July 22, 2018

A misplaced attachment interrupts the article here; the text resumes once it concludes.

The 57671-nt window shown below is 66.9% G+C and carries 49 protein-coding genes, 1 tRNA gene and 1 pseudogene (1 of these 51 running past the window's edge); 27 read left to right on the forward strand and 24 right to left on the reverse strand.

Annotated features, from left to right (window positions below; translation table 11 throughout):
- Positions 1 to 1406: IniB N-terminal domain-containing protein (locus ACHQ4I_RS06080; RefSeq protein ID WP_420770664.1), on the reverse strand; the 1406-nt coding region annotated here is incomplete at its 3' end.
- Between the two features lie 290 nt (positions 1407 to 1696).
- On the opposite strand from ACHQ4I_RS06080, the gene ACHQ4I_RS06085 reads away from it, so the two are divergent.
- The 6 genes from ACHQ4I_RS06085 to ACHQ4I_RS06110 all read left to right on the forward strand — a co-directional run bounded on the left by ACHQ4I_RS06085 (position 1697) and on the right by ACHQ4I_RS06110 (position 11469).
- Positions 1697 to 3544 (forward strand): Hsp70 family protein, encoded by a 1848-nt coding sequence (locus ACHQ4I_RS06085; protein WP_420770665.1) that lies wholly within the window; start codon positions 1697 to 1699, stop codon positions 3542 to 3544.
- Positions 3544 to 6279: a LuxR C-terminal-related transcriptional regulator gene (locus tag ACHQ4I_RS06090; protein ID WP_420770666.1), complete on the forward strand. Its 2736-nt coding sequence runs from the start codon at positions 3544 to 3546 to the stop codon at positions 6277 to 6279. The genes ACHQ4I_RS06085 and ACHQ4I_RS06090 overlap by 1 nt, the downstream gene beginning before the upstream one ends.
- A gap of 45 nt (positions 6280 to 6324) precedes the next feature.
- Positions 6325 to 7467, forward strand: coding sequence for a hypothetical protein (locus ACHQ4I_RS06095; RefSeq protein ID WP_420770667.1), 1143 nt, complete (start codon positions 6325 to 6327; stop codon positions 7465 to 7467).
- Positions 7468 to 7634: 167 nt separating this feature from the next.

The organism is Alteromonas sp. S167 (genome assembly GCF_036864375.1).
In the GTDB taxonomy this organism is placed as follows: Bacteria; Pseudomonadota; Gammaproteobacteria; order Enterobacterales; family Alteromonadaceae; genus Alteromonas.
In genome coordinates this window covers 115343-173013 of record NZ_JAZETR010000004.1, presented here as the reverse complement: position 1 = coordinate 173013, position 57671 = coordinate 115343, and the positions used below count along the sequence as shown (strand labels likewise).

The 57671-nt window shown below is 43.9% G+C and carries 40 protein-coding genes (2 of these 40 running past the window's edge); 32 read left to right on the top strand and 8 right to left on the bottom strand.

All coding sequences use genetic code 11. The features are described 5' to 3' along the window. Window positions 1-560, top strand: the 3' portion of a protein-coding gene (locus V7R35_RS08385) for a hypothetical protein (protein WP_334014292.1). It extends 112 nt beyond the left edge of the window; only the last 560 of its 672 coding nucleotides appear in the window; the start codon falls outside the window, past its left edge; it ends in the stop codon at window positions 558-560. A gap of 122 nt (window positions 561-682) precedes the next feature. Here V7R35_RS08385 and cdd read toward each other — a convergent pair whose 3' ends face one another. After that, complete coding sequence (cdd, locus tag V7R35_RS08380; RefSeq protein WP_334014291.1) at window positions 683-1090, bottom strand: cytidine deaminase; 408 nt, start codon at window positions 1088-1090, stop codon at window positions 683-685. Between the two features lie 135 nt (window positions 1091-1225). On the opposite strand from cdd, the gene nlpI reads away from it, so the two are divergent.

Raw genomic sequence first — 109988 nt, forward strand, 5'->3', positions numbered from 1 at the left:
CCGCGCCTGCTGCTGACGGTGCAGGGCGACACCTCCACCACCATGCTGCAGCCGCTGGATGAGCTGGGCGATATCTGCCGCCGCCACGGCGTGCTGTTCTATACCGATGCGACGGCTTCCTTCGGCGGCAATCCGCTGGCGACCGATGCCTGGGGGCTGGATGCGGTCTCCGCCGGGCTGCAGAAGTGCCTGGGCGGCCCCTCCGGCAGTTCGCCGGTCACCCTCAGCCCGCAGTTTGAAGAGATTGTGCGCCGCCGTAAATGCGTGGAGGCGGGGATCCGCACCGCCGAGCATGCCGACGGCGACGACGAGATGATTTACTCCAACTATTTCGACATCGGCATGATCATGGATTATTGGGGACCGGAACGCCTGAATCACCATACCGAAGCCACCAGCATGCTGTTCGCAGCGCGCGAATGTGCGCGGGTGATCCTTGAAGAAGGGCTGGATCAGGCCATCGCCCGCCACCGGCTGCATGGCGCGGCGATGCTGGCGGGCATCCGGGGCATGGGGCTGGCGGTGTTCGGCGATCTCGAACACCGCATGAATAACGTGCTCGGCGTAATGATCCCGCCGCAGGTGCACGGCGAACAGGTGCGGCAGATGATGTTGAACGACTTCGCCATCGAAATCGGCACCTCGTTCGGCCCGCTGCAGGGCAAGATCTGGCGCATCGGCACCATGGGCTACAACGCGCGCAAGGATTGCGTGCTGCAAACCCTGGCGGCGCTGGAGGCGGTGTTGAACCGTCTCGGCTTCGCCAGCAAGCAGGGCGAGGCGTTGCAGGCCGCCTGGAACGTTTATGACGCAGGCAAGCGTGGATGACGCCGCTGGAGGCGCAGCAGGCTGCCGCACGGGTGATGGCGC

When I was twenty-two, I had Hebrews 11:1 tattooed on my back. It was the first verse I’d ever underlined in my Bible. I called it my “life verse,” even though, at the time, I don’t think I understood what that phrase meant. In fact, I’m sure I underlined the verse because I didn’t understand it either. But I wanted to. “Now faith is being sure of what we hope for and certain of what we do not see.” That’s how it reads in the NIV translation of the Bible I’ve had since I was nine, the Bible I still use in my morning devotionals, the Bible that now has countless verses underlined and is literally falling apart at the seams. In King James, the verse reads, “Now faith is the substance of things hoped for, the evidence of things not seen.” Neither of these was particularly clear to me, but both held something precious enough I deemed it worth tattooing on my body. Both held a truth I wanted to grab hold of, enter into, understand. Last year, I added to the tattoo: a butterfly and an array of cherry blossoms. Two things I love for how they remind me of the way God moves in nature. How He works through process. How things that seem to have died can be brought to life again. I was pressing closer to the truth of this verse, that it has something to do with believing in God’s sovereignty and being certain that the only way life can be birthed out of seasonal and cyclical death is by the breath of God. But I was still missing a component. Today in church, my pastor quoted Calvin, who said, “Faith is a firm and certain knowledge of God’s benevolence towards us.” I have always had trouble believing in the goodness of God, not because my life has been an endless torment, but because, to me, it’s seemed safer to believe in the certainty of the bad than the possibility of the good. But worshipping a God who isn’t good to us is madness, at best. We can bow down and serve an angry God out of fear, but worship means surrender, adoration, devotion. It means love. And faith, in turn, means, not only knowing, but trusting the One in whom we believe. It doesn’t mean strong-arming ourselves into the false notion that life will be nothing but butterflies and flowers. It does mean remembering that “the ultimate law,” as C.S. Lewis calls it, always has the last word. That God’s design in everything is for His glory and our good, and even when things don’t go the way we want them to, or when tragedy rages in, or when we flail in confusion, or when we screw up, He still loves us and is for us and will redeem us. This is the ultimate law. Caterpillars morph into butterflies. Flowers break out of bare branches. Faith is being certain of the goodness of God.

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